Otherwise, click on the menu bars in the upper left corner, and then select “Billing”. You should see the request to upgrade in the upper right hand corner.
Click on “Upgrade” to proceed. Confirm and check your billing information to proceed.
Request a GPU quota
UDPATE: Some users are reporting that Google is requesting a $35 prepayment to get the GPU quota approved. Whether this depends on the country of origin or other account properties is unknown.
Even though you have an upgraded account, you still need to manually request an increase in your GPU quota, which is currently set at zero for all zones. The quota is determined separately for each zone, so you will need to pick the one you want, and then request a quota increase.
Only a limited number of zones offer GPUs. See this page to find the zone that is geographically closest to you. Different zones have slightly different GPU pricing, but you probably want to reduce your latency when accessing your instances, so pick one close to you.
You have a choice of the Tesla K80 or P100 GPUs. While the P100 is more powerful, the K80 is about one-third the price. You may want to select the cheaper K80 for your first instances while you test things out. You can always go back and create a P100 instance later.
Now that you have selected a zone offering your GPU of choice, the K80, For example, perhaps I decide that I want the asia-east1-a zone.
Click on the Menu bar in the upper left again. Select “Compute Engine” and from the sub-menu, select “Quotas”.
You will see a very long list of all possible quotas.
To narrow down the list, restrict the quotas to your zone of interest using the pulldown menu “Region” in the upper right part of the screen. In this example, I am selecting asia-east1, which corresponds to my earlier choice. You can ignore the “a, b, c, etc.” portions of the zone names on this page.
Scroll down through the list, or hit Ctrl+F in Chrome to find the NVIDIA K80 GPUs quota. Check that line. Then go to the top of the page and click the button “EDIT QUOTAS”.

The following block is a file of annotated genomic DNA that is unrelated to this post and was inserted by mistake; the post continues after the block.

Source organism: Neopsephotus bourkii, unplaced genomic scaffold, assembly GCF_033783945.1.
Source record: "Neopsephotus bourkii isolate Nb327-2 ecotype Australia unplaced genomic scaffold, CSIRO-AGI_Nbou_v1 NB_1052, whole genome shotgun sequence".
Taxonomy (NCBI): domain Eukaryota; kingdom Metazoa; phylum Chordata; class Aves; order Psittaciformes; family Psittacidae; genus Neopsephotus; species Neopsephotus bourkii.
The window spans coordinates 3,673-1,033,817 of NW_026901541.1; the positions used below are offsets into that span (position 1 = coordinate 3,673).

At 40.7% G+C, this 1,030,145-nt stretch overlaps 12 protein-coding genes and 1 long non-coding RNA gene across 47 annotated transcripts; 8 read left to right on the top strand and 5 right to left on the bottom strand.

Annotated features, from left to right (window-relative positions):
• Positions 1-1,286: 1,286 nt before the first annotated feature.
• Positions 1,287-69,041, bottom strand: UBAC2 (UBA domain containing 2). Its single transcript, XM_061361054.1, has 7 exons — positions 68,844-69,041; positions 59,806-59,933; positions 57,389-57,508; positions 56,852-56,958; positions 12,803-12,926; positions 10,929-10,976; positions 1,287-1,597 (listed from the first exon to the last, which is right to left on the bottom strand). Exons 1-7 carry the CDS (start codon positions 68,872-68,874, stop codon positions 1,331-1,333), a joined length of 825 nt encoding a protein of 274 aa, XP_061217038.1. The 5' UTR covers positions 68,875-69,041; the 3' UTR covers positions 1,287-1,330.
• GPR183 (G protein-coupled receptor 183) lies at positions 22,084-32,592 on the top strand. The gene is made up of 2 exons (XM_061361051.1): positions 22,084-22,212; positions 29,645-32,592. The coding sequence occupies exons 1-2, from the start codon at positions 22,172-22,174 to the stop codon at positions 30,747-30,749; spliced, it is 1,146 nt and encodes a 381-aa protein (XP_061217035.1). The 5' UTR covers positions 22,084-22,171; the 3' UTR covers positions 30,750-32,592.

You should request just one GPU, since the FakeApp cannot take advantage of more than one GPU, and you should start with only one instance. You will need to enter some justification. After you submit your request, you will need to wait until your quota is approved. This took me less than one minute, and others have generally reported five minutes or less to hear a response.
After you are approved, you are now ready to deploy your GPU instance.
Installing FakeApp on Google Cloud
Creating you first GPU instance
We now need to create our first virtual machine in order to install FakeApp on it.
Go back to your Google Cloud console and click on the menu again. Select “Compute Engine”, and in the sub-menu select “VM instances”.
If this is your first instance, you may see a message like the above. Click “Create” to continue.
You now need to fill in the details of your VM instance. You can leave the name as the default. Under “Zone”, be sure to pick the same zone as your GPU quota request. Under “Machine type” you can select different configurations. I would suggest something like 2 vCPUs and 7.5 GB memory as a good starting point. (UPDATE: If you want to train 2000 images or more for each face at once, you should use around 16 GB RAM or more.) Adding more resources will increase the cost of your VM instance.